Early Aircraft Manufacturing Company-built DH.4 A2129, featuring short undercarriage and an Eagle III.
DH.4 A7459 - Aircraft Manufacturing Company-built - as painted at Bacton, Norfolk, in the summer of 1917. It and A7457 were modified and camouflaged for a project photographic reconnaissance of the Kiel Canal. The sortie never took place. The all-over camouflage was described as sky blue and biscuit.
Aircraft Manufacturing Company-built A7624, with an Eagle V, in service with 55 Squadron, Valenciennes, April 1916.
Westland-built N6000, with a Rolls-Royce Eagle VI. It joined 5 Squadron, Riyal Naval Air Service, in July 1917 and was the chosen aircraft of CPO Bartlett DSC. It served until April 17, 1918, when it was destroyed in a forced-landing.
Another Aircraft Manufacturing Company-built DH.4, A7845 was fitted with an Eagle VIII. It joined 2 Squadron, Royal Naval Air Service, in January 1918. It was fitted with a long focal length camera which required fairing to be carried under the gunner/photographer's position. It was withdrawn from service in March 1919.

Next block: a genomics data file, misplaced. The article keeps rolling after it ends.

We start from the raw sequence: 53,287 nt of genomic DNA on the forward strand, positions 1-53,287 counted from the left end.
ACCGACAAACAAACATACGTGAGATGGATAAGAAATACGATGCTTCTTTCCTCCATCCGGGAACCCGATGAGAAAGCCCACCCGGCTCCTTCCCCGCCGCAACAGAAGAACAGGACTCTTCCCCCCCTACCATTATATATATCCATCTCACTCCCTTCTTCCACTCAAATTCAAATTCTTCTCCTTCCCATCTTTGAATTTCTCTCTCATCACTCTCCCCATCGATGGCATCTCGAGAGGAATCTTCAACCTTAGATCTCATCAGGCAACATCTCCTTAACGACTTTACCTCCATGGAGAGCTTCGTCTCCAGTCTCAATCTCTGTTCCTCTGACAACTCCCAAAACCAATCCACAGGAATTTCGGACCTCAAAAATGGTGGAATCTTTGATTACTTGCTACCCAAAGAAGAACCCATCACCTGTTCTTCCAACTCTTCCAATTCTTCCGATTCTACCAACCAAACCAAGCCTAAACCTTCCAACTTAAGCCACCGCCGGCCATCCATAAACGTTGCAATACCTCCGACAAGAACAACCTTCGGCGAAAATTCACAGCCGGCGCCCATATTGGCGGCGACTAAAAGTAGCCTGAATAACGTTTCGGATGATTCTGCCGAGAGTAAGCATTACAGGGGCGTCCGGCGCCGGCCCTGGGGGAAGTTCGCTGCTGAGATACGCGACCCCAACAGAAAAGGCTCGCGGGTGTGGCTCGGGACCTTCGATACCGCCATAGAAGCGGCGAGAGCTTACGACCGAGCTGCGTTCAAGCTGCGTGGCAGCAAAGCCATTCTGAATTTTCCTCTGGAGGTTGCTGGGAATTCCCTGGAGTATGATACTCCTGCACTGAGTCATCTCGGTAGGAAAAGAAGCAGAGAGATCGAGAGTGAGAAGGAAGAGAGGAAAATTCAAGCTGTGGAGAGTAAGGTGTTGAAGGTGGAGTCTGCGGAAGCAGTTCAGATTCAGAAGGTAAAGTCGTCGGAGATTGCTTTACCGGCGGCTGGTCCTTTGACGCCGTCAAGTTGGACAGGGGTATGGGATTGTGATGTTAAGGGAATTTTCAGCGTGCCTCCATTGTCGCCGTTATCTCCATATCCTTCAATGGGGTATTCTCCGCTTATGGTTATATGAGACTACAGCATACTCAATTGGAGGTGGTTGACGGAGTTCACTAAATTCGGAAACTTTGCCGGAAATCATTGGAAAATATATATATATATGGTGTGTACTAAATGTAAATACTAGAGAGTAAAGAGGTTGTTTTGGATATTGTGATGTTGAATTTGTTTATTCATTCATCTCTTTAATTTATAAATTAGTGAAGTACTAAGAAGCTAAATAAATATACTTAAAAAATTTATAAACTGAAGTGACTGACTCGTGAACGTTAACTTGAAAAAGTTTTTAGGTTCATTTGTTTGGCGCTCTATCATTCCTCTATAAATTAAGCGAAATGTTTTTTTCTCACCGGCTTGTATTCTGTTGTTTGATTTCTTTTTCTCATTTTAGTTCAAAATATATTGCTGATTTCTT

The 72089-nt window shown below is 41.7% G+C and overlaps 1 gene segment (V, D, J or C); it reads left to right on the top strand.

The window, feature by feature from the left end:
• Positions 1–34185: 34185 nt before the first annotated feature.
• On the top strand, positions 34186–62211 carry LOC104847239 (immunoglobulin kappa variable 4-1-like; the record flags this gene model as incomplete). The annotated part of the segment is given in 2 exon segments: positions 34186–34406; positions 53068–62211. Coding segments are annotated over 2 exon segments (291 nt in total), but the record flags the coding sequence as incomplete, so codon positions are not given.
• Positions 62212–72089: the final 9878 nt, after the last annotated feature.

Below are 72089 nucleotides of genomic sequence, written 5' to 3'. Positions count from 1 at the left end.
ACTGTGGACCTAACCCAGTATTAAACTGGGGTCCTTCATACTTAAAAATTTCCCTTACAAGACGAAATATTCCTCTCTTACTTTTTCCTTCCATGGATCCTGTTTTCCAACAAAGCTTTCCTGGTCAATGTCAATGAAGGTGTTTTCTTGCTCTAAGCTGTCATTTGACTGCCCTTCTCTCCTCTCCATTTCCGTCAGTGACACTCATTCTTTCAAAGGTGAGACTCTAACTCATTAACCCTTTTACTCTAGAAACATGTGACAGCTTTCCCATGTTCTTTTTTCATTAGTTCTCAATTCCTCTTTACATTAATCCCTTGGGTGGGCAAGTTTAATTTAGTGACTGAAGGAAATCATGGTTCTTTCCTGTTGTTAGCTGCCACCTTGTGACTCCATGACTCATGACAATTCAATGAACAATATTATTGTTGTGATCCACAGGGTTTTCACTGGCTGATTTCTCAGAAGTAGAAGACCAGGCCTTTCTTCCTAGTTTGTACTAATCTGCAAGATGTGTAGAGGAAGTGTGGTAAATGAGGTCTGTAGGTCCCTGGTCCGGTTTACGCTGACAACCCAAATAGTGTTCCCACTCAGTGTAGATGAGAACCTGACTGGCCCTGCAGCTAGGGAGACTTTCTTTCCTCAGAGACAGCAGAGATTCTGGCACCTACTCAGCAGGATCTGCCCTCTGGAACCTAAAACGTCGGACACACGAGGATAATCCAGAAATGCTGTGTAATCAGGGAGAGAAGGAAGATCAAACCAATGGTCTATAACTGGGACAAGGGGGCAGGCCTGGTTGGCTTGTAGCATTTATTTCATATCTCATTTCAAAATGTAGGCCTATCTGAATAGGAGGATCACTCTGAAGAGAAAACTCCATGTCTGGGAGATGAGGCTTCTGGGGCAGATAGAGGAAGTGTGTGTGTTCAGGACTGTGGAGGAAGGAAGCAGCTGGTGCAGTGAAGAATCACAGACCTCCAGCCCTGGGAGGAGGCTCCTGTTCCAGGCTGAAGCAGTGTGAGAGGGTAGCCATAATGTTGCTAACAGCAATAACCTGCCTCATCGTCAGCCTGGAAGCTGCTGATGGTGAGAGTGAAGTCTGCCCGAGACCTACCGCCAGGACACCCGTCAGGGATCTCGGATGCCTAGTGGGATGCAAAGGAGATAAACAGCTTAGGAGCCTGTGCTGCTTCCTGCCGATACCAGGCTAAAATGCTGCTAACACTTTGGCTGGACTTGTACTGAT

The prototype DH.4 (which became 3696) at Hendon in August 1916. It was powered by a 230hp BHP six-cylinder.
At least one DH.4 was tested on floats for coastal patrol work. The likely identity of this example is A2144, which was built by the Aircraft Manufatcuring Company.